I planted Violet Queen giant zinnias and an annual cut flower mixture, carrots, jalepenos, Royal Burgandy garden beans, and heirloom tomatoes.  Mortgage Lifter seemed a topical choice, and of course, there’s a story to go with the seeds.  They were developed by a radiator repairman named M.C. Byles.  In the 1940′s Byles advertised the tomatoes as being large enough to feed a family of six, and people drove from up to 200 miles away to buy the seeds.  He’s said to have paid off a $6,000 mortgage with his seed money.  

And I’m not the only one planting seeds right now.  The red salvia is whipping seeds around the garden like confetti, while the milkweed is being awfully precise.

The solid white specs are petals from the grapefruit blossoms.  The things that look like little badminton birdies are the milkweed seeds.  All I had to do was push them in and water.  My other projects required a little more effort.  I mulched the lettuce with newspaper and rooted a half a dozen crotons.

The weeds were becoming too much work, and I didn’t feel like leaving the house or spending money.  Newspaper was my solution.  I pulled the weeds, added a layer of compost, and laid the newspaper down.  I cut a hole in the center of each section and pulled the lettuce through. 

It’s cheap, easy and biodegradable.  But as the pages start to dry, you’ll need to weight them down with something.  I used lava rocks.  The ink in the newspaper initially made me pause, but people add it to their compost all the time.  Unless you’re using glossy inserts, you’re in the clear because most newspaper print is now soy-based.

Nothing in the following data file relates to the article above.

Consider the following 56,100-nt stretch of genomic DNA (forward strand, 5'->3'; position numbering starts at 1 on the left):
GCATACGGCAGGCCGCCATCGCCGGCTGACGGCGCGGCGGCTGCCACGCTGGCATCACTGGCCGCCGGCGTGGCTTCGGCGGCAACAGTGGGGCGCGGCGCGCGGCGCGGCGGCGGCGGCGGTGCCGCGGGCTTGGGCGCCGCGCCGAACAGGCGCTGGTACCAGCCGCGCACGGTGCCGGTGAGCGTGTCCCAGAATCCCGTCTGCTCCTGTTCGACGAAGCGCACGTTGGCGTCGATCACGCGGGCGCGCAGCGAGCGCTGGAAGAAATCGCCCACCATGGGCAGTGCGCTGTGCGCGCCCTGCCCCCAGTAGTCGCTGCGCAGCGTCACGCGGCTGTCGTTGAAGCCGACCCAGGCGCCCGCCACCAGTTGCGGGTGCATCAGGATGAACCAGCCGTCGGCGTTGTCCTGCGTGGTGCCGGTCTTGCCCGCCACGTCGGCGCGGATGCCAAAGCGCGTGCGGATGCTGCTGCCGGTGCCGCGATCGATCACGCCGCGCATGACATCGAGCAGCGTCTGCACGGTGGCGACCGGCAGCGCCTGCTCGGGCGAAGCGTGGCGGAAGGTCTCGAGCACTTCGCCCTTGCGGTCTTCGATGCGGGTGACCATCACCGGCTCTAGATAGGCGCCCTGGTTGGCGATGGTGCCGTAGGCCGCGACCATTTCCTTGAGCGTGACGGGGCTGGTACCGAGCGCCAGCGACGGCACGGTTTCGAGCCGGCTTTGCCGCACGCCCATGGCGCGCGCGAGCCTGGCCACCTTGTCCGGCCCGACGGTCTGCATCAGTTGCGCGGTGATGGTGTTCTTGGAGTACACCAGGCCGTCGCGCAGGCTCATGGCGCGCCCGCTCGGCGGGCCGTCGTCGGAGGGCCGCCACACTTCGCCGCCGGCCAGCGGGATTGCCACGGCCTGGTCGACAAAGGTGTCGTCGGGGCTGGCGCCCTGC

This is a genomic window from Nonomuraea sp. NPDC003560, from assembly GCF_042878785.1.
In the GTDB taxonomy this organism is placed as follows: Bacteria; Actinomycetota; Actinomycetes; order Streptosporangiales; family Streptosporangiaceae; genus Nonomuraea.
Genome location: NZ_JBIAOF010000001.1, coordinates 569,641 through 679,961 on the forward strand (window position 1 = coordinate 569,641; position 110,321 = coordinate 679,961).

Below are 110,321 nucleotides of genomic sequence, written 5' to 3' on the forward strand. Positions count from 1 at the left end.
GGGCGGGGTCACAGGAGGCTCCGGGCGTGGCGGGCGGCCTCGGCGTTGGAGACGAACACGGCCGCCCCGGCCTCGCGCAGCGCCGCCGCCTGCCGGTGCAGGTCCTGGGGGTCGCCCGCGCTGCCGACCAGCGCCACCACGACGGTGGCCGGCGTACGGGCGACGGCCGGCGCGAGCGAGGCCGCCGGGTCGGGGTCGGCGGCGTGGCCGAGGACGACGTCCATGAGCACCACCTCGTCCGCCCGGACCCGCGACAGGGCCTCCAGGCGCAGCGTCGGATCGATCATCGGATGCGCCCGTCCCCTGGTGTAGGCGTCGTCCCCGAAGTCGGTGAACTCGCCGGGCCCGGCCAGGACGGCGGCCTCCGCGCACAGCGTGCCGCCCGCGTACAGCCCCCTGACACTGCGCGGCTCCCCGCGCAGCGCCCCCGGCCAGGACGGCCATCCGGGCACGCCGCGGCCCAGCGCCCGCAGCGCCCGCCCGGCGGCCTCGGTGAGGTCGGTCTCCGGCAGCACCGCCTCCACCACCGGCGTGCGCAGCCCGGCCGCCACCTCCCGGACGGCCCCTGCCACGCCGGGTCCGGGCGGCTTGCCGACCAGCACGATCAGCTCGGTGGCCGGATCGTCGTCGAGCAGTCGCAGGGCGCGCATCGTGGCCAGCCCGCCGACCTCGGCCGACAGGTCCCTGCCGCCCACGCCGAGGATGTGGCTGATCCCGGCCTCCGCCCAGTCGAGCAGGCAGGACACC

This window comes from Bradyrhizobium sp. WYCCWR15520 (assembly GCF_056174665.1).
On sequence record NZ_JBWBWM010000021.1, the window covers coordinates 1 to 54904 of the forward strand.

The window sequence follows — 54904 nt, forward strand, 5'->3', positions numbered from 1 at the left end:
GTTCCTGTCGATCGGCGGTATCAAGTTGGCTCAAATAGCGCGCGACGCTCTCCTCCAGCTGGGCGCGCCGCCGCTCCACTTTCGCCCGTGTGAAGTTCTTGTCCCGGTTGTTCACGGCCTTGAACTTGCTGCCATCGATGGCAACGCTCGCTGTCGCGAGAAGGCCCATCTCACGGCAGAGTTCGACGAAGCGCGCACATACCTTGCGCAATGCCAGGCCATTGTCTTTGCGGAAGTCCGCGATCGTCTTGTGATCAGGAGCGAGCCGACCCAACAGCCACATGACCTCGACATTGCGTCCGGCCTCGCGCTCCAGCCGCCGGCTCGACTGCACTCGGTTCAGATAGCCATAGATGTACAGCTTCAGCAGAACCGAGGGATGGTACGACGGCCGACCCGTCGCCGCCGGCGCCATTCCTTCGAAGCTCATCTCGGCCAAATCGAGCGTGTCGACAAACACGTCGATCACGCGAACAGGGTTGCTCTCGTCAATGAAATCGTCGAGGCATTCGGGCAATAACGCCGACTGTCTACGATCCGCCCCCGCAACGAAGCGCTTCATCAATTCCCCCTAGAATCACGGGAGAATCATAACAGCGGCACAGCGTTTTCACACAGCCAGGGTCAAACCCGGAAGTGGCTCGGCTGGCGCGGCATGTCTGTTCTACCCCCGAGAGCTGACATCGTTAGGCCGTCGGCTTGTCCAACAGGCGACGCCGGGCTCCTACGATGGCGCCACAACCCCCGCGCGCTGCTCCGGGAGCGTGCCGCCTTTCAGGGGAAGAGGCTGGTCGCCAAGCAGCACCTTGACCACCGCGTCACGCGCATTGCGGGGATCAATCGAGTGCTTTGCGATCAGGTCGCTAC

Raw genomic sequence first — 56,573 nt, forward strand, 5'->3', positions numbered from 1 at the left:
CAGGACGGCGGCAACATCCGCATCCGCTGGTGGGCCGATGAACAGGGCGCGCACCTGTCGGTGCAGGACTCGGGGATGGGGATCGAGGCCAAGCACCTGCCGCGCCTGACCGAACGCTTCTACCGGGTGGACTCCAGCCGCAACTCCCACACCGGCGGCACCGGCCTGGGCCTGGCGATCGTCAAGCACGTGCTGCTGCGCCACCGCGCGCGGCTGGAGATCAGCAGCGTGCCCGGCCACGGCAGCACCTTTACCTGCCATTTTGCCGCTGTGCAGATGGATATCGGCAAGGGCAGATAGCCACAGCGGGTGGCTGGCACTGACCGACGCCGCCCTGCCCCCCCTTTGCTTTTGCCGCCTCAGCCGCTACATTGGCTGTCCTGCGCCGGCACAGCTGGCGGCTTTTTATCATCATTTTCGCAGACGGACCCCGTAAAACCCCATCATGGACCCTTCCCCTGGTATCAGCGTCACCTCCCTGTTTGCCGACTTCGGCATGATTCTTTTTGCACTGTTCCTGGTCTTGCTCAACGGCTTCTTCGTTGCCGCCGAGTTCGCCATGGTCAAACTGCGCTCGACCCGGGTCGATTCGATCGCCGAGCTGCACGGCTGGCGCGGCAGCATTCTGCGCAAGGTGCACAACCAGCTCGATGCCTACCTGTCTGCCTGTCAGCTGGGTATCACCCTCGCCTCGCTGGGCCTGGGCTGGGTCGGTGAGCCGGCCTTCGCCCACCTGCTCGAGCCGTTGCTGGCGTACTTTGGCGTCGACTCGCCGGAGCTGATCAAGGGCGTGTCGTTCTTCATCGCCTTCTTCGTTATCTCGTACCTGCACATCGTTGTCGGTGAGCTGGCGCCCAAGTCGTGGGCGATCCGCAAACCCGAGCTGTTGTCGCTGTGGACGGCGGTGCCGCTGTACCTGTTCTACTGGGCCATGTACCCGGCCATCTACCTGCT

Our office needs a landscaping upgrade, so my mind immediately went to crotons.  They’re colorful without having flowers.  Leaves range from basic greens to soft pinks and bright oranges.  Use plain water or a rooting hormone; either way, getting cuttings to root is a cinch.  I used the latter this time around.  Simply take your clipping and immediately submerge it into water. 

Cut the leaves off until only the top two remain, then dip the cut end into rooting hormone and stick it in the ground…be patient.  At ten dollars per plant, this project will eventually save me sixty bucks!   

X is for Xerophytes

I’ve written about my epiphytes in past posts, and thanks to ABC Wednesday and the 1997 edition of The Merriam-Webster Dictionary that sits on my nightstand, I’m ready to write about my Xerophytes.  Epiphytes, such as the ball moss in the grapefruit tree, are plants that survive with no soil.  Xerophytes, most commonly cacti and succulents, are plants that survive with hardly any water.  Bromeliads are another example, except I don’t have any of those.  Here’s a Xerophyte I do have:

It’s the tall spiky succulent in the back.  It’s commonly known as Milk barrel and formally known as Euphorbia horrida.  Every rose has its thorn, but in this case, the two are one in the same.  The spikes are left behind when the flower finishes blooming.  I’m looking forward to seeing it bloom; the spikes are pink.